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Concerns About Halladay's Sore Shoulder

Phillies pitcher could miss a start after leaving latest outing after just 2 innings

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    NEWSLETTERS

    Sports Final's John Clark and Howard Eskin talk about Roy Halladay's shoulder soreness and what could be wrong.

    Phillies.com/MLB.com

    Roy Halladay is human.

    The 35-year-old Phillies ace was shut down with shoulder soreness after just two innings of work in Sunday’s 8-3 loss to the Cardinals. The team says that Doc will see a doc on Tuesday.

    The two-time Cy Young winner gave up a grand slam to Yadier Molina before calling it a day. Halladay pitched with the injury the last few innings of his last start, and cutting back on throwing between outings didn't help.

    “Worried? Yeah, definitely, I'm concerned,” manager Charlie Manuel said. “Pitching is one of the big things on our club and when guys miss a turn, it concerns me.”

    The Phillies are already missing fourth-starter Vance Worley and Cliff Lee already spent a stint on the 15-day disabled list.

    Manuel declined to lay out a scenario if Halladay can't make his next start or worse, saying only: “If we have to fill a rotation spot, we'll get somebody and fill it. The games will go on.”

    Asked about his level of concern, pitching coach Rich Dubee said: “I don't know. I'm not a doctor.”

    But Roy is Doc -- a tactician on the mound using robotic-like consistency and pinpoint control to baffle batters. Halladay taking his turn every five days is about one of the most sure things in sports. He has started 31 or more games for the past six seasons -- twice leading the league in innings pitched (2008 and 2010).

    Maybe all those innings have caught up with Doc.

    On Sunday Dubee told Halladay that his day was done in the dugout after chatting with the pitcher.

    “I know he's had a cranky shoulder and he hasn't looked right, and didn't look right today,” Dubee said after the game. “And I knew he wasn't going to come out of the game, so I basically said ‘That's enough.’”

    Halladay said the soreness comes from the back of the shoulder.

    “I'm hoping it's something we can just calm down quickly and get back out there,” the pitcher said. “It's not the point where I'm in agony throwing pitches.”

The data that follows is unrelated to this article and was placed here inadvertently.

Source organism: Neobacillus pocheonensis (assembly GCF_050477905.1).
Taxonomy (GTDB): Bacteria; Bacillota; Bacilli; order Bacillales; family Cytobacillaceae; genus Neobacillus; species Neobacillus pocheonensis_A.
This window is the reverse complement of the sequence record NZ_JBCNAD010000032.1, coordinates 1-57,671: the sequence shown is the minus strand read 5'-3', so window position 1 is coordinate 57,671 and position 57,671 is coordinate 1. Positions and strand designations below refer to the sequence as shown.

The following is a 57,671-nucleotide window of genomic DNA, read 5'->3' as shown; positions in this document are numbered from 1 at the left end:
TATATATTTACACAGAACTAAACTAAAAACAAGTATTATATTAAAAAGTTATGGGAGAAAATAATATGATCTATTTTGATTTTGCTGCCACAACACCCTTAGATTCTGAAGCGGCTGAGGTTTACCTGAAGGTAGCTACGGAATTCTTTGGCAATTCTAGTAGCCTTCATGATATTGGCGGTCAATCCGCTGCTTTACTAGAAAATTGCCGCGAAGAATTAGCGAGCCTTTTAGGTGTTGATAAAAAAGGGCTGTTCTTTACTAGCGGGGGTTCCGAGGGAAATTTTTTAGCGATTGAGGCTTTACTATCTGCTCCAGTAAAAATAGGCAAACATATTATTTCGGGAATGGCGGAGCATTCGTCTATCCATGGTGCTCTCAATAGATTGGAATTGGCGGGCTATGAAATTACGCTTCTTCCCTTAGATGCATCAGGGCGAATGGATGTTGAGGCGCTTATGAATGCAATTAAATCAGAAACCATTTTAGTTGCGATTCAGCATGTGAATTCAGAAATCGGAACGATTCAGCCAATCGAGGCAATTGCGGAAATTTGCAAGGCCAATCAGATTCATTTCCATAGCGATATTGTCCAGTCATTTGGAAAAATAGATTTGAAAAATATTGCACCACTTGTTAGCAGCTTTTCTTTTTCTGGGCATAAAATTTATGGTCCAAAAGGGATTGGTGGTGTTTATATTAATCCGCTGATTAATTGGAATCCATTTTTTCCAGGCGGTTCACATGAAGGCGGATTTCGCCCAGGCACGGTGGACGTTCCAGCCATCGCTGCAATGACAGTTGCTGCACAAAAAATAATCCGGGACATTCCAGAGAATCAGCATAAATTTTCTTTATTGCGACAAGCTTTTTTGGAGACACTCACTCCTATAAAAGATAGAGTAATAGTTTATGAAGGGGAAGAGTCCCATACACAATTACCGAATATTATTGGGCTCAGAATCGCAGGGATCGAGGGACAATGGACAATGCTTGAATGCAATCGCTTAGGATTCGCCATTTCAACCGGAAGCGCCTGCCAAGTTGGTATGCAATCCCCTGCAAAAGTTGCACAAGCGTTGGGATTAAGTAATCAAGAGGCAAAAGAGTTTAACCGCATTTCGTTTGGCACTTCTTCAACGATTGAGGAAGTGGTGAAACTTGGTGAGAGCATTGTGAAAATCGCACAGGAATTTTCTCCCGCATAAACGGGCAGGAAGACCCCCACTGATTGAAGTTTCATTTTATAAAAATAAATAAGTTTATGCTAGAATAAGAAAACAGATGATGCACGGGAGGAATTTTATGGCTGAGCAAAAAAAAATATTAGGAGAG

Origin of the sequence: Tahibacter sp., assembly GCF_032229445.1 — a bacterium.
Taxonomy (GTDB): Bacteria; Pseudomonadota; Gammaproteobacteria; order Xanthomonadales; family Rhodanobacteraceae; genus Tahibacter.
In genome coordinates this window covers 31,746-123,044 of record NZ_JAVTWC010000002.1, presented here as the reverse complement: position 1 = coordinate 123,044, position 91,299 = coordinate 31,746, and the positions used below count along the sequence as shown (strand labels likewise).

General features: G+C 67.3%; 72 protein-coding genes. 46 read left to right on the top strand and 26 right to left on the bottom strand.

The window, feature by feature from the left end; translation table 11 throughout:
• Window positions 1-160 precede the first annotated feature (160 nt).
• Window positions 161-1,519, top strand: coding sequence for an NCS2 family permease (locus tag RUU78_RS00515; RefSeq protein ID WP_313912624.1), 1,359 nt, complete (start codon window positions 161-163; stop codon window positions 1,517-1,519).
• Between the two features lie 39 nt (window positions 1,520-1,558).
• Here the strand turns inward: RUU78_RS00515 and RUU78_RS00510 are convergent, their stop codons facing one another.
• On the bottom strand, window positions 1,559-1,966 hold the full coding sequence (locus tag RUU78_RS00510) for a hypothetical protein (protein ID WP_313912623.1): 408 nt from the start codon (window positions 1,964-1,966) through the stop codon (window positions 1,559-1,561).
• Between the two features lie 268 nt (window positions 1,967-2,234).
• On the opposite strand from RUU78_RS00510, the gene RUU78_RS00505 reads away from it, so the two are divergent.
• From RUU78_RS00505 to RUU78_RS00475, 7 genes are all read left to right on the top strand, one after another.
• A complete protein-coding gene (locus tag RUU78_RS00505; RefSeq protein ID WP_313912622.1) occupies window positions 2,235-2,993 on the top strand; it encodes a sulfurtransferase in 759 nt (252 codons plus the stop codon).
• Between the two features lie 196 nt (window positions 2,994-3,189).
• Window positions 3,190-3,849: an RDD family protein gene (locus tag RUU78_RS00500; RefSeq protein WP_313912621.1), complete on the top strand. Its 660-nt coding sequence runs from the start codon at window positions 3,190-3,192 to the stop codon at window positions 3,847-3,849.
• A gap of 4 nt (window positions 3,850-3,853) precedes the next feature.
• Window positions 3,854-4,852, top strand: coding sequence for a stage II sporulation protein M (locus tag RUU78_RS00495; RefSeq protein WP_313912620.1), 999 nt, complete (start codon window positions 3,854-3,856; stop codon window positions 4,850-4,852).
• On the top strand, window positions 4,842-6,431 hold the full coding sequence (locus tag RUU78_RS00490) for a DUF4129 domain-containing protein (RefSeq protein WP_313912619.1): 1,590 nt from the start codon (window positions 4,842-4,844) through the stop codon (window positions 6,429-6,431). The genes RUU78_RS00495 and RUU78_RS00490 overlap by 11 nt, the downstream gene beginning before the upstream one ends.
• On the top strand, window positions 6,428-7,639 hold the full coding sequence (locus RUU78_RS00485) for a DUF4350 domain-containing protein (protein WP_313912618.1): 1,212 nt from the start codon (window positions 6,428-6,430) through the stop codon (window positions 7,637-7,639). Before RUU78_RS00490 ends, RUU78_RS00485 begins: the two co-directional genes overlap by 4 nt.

Halladay (4-5) departed with a 3.98 ERA after an outing that matched the second-shortest outing of his career. The team said the two-time Cy Young award winner was taken out as a precautionary measure and that he'll be re-evaluated in the next few days.

    The big righty was 19-6 with a 2.35 ERA last year, and allowed 10 homers in 32 starts. Since winning his first three starts, Halladay is 1-5 with a 5.08 ERA in eight games, and the Phillies have lost seven of his last eight starts.

    He's absorbed the last two losses for the Phillies, who entered the series finale on a four-game winning streak.

    Molina's third career grand slam was the fifth allowed by Halladay, two of them this year after the Braves' Brian McCann connected May 2 at Atlanta. Halladay has allowed six homers this season, all this month.

    Unlike 2004, when Halladay -- then with the Blue Jays -- had two stints on the 15-day disabled list with a shoulder injury, he wasn't able to pinpoint a particular pitch with which the pain began. The biggest problem is the time between innings when the shoulder tightens.

    “It's kind of that down time when it seemed to come up,” Halladay said. “I think if I just went out and threw 100 straight pitches without taking a break it might be all right.”

    Cardinals manager Mike Matheny caught Halladay as a rookie in 1999 in Toronto, and knew the pitcher was off his game.

    “You just didn't know if it was physical or if it was just one of those things where he couldn't get anything positive going,” Matheny said. “But usually you can tell if something isn't completely right.

    “Those guys aren't squaring him up like they have been lately.”